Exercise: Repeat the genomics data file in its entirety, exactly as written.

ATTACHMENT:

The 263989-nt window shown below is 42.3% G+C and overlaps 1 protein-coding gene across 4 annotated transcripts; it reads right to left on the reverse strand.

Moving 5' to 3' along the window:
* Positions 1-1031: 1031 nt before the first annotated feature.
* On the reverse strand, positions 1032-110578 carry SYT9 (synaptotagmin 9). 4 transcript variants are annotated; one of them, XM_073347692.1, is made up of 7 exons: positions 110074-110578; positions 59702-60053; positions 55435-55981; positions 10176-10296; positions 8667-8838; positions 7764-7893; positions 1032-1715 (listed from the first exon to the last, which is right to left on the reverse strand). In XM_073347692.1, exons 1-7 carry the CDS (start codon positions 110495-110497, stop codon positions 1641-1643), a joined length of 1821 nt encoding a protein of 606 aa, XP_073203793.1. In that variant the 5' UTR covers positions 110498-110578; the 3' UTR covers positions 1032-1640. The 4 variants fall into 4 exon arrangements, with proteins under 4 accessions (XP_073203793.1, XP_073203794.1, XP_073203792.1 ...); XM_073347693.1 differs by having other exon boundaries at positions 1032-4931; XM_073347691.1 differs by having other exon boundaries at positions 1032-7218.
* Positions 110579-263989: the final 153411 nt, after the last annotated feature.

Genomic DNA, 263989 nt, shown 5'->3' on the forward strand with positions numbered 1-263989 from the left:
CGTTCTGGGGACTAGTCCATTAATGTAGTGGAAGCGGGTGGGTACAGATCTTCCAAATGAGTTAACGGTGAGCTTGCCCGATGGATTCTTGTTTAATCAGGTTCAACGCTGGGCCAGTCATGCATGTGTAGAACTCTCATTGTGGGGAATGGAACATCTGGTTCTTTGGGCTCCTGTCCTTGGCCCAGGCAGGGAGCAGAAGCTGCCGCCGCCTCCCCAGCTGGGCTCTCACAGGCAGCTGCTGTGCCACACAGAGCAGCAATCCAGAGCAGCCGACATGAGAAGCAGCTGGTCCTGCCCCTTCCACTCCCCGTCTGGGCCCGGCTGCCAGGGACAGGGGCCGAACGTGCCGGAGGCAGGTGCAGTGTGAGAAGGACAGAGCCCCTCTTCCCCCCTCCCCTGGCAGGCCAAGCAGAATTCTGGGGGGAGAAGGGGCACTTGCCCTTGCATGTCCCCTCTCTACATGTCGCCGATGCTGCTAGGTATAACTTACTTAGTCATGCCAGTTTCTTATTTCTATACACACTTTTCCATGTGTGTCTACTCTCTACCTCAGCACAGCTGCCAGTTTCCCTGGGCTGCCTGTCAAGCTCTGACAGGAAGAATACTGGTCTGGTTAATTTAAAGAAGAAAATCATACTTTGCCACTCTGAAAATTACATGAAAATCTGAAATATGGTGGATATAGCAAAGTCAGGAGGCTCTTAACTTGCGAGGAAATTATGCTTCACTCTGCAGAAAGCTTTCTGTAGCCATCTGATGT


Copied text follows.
The 263989-nt window shown below is 42.3% G+C and overlaps 1 protein-coding gene across 4 annotated transcripts; it reads right to left on the reverse strand.

Moving 5' to 3' along the window:
* Positions 1-1031: 1031 nt before the first annotated feature.
* On the reverse strand, positions 1032-110578 carry SYT9 (synaptotagmin 9). 4 transcript variants are annotated; one of them, XM_073347692.1, is made up of 7 exons: positions 110074-110578; positions 59702-60053; positions 55435-55981; positions 10176-10296; positions 8667-8838; positions 7764-7893; positions 1032-1715 (listed from the first exon to the last, which is right to left on the reverse strand). In XM_073347692.1, exons 1-7 carry the CDS (start codon positions 110495-110497, stop codon positions 1641-1643), a joined length of 1821 nt encoding a protein of 606 aa, XP_073203793.1. In that variant the 5' UTR covers positions 110498-110578; the 3' UTR covers positions 1032-1640. The 4 variants fall into 4 exon arrangements, with proteins under 4 accessions (XP_073203793.1, XP_073203794.1, XP_073203792.1 ...); XM_073347693.1 differs by having other exon boundaries at positions 1032-4931; XM_073347691.1 differs by having other exon boundaries at positions 1032-7218.
* Positions 110579-263989: the final 153411 nt, after the last annotated feature.

Genomic DNA, 263989 nt, shown 5'->3' on the forward strand with positions numbered 1-263989 from the left:
CGTTCTGGGGACTAGTCCATTAATGTAGTGGAAGCGGGTGGGTACAGATCTTCCAAATGAGTTAACGGTGAGCTTGCCCGATGGATTCTTGTTTAATCAGGTTCAACGCTGGGCCAGTCATGCATGTGTAGAACTCTCATTGTGGGGAATGGAACATCTGGTTCTTTGGGCTCCTGTCCTTGGCCCAGGCAGGGAGCAGAAGCTGCCGCCGCCTCCCCAGCTGGGCTCTCACAGGCAGCTGCTGTGCCACACAGAGCAGCAATCCAGAGCAGCCGACATGAGAAGCAGCTGGTCCTGCCCCTTCCACTCCCCGTCTGGGCCCGGCTGCCAGGGACAGGGGCCGAACGTGCCGGAGGCAGGTGCAGTGTGAGAAGGACAGAGCCCCTCTTCCCCCCTCCCCTGGCAGGCCAAGCAGAATTCTGGGGGGAGAAGGGGCACTTGCCCTTGCATGTCCCCTCTCTACATGTCGCCGATGCTGCTAGGTATAACTTACTTAGTCATGCCAGTTTCTTATTTCTATACACACTTTTCCATGTGTGTCTACTCTCTACCTCAGCACAGCTGCCAGTTTCCCTGGGCTGCCTGTCAAGCTCTGACAGGAAGAATACTGGTCTGGTTAATTTAAAGAAGAAAATCATACTTTGCCACTCTGAAAATTACATGAAAATCTGAAATATGGTGGATATAGCAAAGTCAGGAGGCTCTTAACTTGCGAGGAAATTATGCTTCACTCTGCAGAAAGCTTTCTGTAGCCATCTGATGT